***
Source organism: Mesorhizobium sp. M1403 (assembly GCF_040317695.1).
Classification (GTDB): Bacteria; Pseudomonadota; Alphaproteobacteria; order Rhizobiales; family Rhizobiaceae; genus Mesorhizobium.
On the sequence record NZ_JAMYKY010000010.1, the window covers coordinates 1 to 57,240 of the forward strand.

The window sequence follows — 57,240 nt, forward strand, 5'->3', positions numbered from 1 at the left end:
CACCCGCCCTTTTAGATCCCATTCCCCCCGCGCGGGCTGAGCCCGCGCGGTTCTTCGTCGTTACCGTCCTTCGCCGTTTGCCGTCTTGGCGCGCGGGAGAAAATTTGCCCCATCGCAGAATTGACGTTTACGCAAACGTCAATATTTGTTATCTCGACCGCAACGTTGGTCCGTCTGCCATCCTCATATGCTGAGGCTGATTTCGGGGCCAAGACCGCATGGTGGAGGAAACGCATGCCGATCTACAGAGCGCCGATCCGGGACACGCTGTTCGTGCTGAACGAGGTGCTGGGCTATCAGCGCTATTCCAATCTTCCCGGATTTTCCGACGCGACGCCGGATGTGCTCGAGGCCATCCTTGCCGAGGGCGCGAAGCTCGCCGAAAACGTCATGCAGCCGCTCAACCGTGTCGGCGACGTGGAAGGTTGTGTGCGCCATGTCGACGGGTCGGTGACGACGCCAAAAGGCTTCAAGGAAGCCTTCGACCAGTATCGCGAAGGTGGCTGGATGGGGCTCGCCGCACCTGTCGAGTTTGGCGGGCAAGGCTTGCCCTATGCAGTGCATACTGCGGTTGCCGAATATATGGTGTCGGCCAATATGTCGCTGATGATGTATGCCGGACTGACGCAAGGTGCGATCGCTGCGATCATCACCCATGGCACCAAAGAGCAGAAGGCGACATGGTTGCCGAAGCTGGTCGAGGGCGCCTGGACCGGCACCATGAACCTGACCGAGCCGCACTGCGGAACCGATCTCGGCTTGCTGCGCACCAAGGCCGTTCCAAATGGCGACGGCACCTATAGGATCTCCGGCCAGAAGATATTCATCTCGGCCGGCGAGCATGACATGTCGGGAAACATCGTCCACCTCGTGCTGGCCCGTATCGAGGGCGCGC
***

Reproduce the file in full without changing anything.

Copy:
Source organism: Mesorhizobium sp. M1403 (assembly GCF_040317695.1).
Classification (GTDB): Bacteria; Pseudomonadota; Alphaproteobacteria; order Rhizobiales; family Rhizobiaceae; genus Mesorhizobium.
On the sequence record NZ_JAMYKY010000010.1, the window covers coordinates 1 to 57,240 of the forward strand.

The window sequence follows — 57,240 nt, forward strand, 5'->3', positions numbered from 1 at the left end:
CACCCGCCCTTTTAGATCCCATTCCCCCCGCGCGGGCTGAGCCCGCGCGGTTCTTCGTCGTTACCGTCCTTCGCCGTTTGCCGTCTTGGCGCGCGGGAGAAAATTTGCCCCATCGCAGAATTGACGTTTACGCAAACGTCAATATTTGTTATCTCGACCGCAACGTTGGTCCGTCTGCCATCCTCATATGCTGAGGCTGATTTCGGGGCCAAGACCGCATGGTGGAGGAAACGCATGCCGATCTACAGAGCGCCGATCCGGGACACGCTGTTCGTGCTGAACGAGGTGCTGGGCTATCAGCGCTATTCCAATCTTCCCGGATTTTCCGACGCGACGCCGGATGTGCTCGAGGCCATCCTTGCCGAGGGCGCGAAGCTCGCCGAAAACGTCATGCAGCCGCTCAACCGTGTCGGCGACGTGGAAGGTTGTGTGCGCCATGTCGACGGGTCGGTGACGACGCCAAAAGGCTTCAAGGAAGCCTTCGACCAGTATCGCGAAGGTGGCTGGATGGGGCTCGCCGCACCTGTCGAGTTTGGCGGGCAAGGCTTGCCCTATGCAGTGCATACTGCGGTTGCCGAATATATGGTGTCGGCCAATATGTCGCTGATGATGTATGCCGGACTGACGCAAGGTGCGATCGCTGCGATCATCACCCATGGCACCAAAGAGCAGAAGGCGACATGGTTGCCGAAGCTGGTCGAGGGCGCCTGGACCGGCACCATGAACCTGACCGAGCCGCACTGCGGAACCGATCTCGGCTTGCTGCGCACCAAGGCCGTTCCAAATGGCGACGGCACCTATAGGATCTCCGGCCAGAAGATATTCATCTCGGCCGGCGAGCATGACATGTCGGGAAACATCGTCCACCTCGTGCTGGCCCGTATCGAGGGCGCGC